Ten days in Nice, France, all expenses paid, including flight, food, lodging, and a kids' camp. Ten days to relax and unwind in turquoise seas. Ten days. When they got on the long train of flights from Dayton to Minneapolis to Paris to Nice, everything seemed possible. But all that went slowly away, hissing like a slow leak in a tire the moment they touched down on French soil.

At the airport, she tried to make it fun. "See, kids? It's the middle of the night at our house, but here it's lunchtime. Isn't that crazy?"

But the children didn't seem to notice or care. They were like soiled clothes, puddled on the floor near the baggage claim carousel; Rachel, with her brown curled head resting in the bowl of her little hands, and Henry, tying and untying the string on the zipper of his Batman backpack.

She stood next to her husband and waited as one, two, three of their bags came parading down the black conveyor belt, like beauty contestants at a pageant. And then they waited for the last suitcase. It was hers, the one where she'd carefully packed her new pair of sandals and the beautiful dress her sister said made her look 20. They waited and waited, but the bag never came out. Only when the conveyor belt came to a stop, did they finally look around in a daze. They joined a long, slow line of people to file their missing claim, and a woman who was both bored and annoyed told them that the bag would be delivered to their hotel that very night.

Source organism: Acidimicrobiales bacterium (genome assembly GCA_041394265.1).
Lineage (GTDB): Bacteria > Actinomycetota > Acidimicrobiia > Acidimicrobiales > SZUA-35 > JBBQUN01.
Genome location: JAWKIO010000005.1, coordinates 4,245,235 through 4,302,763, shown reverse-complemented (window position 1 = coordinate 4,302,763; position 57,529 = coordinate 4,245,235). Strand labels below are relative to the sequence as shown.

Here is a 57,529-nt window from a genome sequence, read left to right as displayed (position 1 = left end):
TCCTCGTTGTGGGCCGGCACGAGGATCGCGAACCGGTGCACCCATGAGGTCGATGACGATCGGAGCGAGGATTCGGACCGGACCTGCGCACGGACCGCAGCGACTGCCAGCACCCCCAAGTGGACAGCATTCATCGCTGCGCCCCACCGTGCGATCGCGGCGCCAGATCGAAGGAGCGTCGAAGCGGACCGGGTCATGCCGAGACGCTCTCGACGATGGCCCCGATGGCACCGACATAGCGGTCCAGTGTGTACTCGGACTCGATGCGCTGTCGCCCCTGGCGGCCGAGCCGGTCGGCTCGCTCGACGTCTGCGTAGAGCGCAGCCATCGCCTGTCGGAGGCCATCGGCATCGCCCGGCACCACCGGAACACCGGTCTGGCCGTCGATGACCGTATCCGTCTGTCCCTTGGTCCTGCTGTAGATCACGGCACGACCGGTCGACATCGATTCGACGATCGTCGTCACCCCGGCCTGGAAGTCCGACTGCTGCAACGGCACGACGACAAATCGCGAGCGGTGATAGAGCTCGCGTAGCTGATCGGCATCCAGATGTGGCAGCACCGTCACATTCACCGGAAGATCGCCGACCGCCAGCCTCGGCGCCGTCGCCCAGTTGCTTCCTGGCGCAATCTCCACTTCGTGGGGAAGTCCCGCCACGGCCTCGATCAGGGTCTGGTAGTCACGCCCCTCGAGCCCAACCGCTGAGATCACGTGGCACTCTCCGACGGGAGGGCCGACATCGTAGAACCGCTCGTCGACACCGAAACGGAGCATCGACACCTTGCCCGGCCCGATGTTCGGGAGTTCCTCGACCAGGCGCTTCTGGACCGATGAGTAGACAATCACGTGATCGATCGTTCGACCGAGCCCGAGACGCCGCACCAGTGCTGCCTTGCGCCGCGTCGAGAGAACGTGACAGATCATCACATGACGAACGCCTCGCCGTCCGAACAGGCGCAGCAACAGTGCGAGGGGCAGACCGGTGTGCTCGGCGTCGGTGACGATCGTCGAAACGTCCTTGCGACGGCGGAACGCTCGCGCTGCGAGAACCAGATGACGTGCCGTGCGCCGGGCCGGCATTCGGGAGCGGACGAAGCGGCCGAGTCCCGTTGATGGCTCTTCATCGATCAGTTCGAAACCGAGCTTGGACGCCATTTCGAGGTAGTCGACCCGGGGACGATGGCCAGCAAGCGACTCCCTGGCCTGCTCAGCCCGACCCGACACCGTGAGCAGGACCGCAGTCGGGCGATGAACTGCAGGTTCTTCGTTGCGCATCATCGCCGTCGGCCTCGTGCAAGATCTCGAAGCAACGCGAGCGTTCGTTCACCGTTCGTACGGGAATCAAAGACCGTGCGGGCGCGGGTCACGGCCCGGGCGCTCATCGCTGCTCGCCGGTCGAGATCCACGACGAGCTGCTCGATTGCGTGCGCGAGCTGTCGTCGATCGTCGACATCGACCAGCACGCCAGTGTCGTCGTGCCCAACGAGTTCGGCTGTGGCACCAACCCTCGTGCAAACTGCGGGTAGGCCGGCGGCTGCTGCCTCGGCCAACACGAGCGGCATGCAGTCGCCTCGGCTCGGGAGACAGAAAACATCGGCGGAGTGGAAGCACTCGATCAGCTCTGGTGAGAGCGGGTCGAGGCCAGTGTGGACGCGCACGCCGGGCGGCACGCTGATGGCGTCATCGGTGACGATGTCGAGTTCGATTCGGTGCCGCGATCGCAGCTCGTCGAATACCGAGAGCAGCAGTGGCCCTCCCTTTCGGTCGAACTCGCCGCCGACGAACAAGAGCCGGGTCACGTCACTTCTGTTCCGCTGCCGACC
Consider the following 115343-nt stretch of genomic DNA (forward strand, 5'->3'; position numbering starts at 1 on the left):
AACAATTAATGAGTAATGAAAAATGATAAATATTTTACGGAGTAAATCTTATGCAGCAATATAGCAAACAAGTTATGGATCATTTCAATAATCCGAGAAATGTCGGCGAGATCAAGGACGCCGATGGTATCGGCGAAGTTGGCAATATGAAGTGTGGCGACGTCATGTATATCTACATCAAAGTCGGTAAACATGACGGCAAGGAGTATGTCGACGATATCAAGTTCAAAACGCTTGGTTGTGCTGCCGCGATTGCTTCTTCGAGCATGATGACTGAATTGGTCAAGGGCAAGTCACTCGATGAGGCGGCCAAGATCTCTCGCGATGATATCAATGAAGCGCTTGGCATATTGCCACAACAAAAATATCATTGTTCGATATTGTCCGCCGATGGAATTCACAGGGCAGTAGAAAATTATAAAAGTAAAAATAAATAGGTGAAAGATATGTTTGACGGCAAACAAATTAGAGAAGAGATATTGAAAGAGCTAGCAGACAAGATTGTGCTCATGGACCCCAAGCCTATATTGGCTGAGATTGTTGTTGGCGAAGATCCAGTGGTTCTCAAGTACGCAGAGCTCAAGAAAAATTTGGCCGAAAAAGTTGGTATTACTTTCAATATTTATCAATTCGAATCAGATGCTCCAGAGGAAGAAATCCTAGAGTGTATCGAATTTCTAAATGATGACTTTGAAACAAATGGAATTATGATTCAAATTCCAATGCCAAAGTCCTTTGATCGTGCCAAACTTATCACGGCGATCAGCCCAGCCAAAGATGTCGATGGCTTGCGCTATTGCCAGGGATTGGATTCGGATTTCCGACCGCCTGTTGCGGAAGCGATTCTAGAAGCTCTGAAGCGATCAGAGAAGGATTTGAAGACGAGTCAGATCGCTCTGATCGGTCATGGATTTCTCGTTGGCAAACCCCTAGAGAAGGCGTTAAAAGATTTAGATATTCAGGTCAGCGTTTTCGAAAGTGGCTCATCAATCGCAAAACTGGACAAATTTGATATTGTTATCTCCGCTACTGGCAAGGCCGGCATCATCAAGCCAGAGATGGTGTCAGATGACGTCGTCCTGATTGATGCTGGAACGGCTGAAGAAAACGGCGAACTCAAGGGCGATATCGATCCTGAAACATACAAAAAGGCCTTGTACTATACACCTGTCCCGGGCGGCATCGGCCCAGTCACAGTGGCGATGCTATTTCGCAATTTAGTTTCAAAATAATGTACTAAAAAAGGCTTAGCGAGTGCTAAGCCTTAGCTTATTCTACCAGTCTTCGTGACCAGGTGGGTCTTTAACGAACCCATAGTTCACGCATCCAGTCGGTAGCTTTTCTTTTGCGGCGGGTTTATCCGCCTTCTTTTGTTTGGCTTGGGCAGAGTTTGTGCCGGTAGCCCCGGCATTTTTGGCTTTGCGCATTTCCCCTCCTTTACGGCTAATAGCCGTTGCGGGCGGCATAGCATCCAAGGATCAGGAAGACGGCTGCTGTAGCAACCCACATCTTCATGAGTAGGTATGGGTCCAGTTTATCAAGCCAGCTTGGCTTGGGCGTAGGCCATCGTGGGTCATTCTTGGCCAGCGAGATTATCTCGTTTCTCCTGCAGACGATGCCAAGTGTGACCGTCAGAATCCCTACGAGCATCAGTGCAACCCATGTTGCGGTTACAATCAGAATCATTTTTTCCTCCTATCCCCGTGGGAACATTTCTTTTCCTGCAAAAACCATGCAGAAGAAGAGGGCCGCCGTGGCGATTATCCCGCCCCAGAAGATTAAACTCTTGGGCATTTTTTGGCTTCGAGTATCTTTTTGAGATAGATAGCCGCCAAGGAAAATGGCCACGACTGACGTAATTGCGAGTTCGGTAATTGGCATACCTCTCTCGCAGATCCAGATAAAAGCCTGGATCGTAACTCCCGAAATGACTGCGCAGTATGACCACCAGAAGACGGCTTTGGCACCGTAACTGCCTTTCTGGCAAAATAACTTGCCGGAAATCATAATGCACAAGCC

Now it had been three days and still there'd been no sign of her suitcase. Every morning her husband would get on the phone with the airline.

"But we've been waiting and waiting," he would say, "What if my wife's bag is lost?"

And the voice on the end of the phone would answer, "Monsieur, your bag is not lost. We have just not found it yet."

She imagines the luggage handlers sitting around on lost suitcases, drinking small cups of dark espresso, feet up on garment bags, the skin of their arms creased by the impression of zippers. She sees their tobacco-stained smiles and hears their laughter as they roll their own cigarettes. Her husband has started losing sleep over her lost suitcase. He is a problem solver and can't stand the idea that there is nothing to be done until the men are finished with their coffee and conversation.